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How Will the New Illinois Trust Code Affect Beneficiary Rights?

Posted on in Estate Planning

Elgin trust administration attorneyThere are a variety of estate planning tools that a person can use to protect their assets and pass them on to beneficiaries. Trusts are some of the most powerful and flexible of these tools, allowing a trustmaker (also known as a “settlor”) to place assets in the control of a trustee, who will then distribute the assets to the beneficiaries according to the terms of the trust. There are certain requirements that must be met during the trust administration process, and trustees and beneficiaries should be sure to understand how recent changes to Illinois law will affect their rights and responsibilities.

The Illinois Trust Code

In 2019, the Illinois legislature passed the Illinois Trust Code (ITC), which took effect on January 1, 2020, replacing the Illinois Trusts and Trustees Act. This new law addresses the rights of trust beneficiaries in a number of ways, including:

  • For trusts that become irrevocable on or after January 1, 2020, the trustee must provide an annual accounting of the trust’s inventory, receipts, and disbursements to ALL beneficiaries. These include beneficiaries who are currently receiving or could receive a distribution from the trust, as well as presumptive remainder beneficiaries who would be eligible to receive a distribution if the trust was terminated or if the interests of other beneficiaries ended. In the case of married couples, it is typical for one spouse to create a trust for the benefit of the surviving spouse during the surviving spouse’s lifetime, and then, upon the death of the surviving spouse, the trust would distribute the trust assets to their children. This new law REQUIRES the children to receive annual accountings during the surviving spouse’s lifetime, which may or may not be desire of the creator of the trust. If not desired, the creator of the trust can “opt-out” of this requirement.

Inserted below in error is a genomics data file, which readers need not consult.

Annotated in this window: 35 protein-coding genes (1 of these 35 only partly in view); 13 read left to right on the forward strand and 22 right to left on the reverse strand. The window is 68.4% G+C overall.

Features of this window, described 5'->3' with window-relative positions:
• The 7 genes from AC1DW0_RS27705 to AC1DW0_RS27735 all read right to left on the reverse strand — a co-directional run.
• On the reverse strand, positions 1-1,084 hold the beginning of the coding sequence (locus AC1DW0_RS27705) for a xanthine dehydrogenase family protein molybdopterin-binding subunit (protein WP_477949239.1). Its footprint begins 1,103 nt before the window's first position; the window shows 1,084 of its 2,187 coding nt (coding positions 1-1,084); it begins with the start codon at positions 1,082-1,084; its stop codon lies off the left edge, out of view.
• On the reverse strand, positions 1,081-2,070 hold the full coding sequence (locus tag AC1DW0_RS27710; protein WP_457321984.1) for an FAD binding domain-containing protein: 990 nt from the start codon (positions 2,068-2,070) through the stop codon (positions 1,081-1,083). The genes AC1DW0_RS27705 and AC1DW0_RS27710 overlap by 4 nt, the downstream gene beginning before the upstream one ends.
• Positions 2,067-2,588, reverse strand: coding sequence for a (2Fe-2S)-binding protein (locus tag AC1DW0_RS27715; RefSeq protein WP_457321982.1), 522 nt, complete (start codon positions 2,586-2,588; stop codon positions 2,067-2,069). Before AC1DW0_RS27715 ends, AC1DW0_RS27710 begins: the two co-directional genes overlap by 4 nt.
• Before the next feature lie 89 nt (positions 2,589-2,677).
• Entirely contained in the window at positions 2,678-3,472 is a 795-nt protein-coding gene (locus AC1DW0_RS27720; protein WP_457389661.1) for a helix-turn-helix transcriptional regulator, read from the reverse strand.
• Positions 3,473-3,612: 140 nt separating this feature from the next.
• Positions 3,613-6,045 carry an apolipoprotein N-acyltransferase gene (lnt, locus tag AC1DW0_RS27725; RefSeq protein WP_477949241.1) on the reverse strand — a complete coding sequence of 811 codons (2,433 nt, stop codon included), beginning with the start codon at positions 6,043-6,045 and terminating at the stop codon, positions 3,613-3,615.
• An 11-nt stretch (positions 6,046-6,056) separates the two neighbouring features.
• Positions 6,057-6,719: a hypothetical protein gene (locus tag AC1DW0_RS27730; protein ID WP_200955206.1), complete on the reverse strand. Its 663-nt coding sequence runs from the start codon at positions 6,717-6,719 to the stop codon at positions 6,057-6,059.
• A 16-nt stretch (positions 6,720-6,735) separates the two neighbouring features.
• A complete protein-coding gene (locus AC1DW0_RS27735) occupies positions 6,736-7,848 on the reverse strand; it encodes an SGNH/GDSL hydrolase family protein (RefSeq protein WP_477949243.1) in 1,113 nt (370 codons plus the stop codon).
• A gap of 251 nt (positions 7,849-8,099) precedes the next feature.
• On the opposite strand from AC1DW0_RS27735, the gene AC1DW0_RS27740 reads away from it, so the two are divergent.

• A settlor may create a “silent trust” that waives the requirement for the trustee to provide an accounting of the trust to beneficiaries under the age of 30. However, the trustee will be required to make an annual account to a “designated representative” nominated or authorized by the settlor, and the beneficiary will have the right to receive an annual accounting upon reaching the age of 30.
  • Trustees are not required to provide beneficiaries with advance notice of transactions involving property owned by the trust.
  • A beneficiary of a trust can serve as the designated representative of other beneficiaries, including minors, unborn children, or beneficiaries who have not been located.
  • A beneficiary can serve as the sole trustee of a trust, but in these cases, they will only be able to make distributions to themselves based on an “ascertainable standard.” This means that distributions should be used to provide for needs such as healthcare, living expenses, or education, rather than to pay off personal obligations or debts.

Contact a Kane County Trusts Attorney

If you are the beneficiary of a trust, you should be sure to understand how your rights will change under the ITC. At Ariano Hardy Ritt Nyuli Richmond Lytle & Goettel, P.C., our experienced Elgin estate planning lawyers can answer your questions about trusts, and we can assist you in any matters involving trust administration. To arrange a free consultation, contact us today at 847-695-2400.

Sources:

http://www.ilga.gov/legislation/ilcs/ilcs5.asp?ActID=4001&ChapterID=61

Illinois State Bar Association DuPage County Bar Association Kane County Bar Association DeKalb Bar Association
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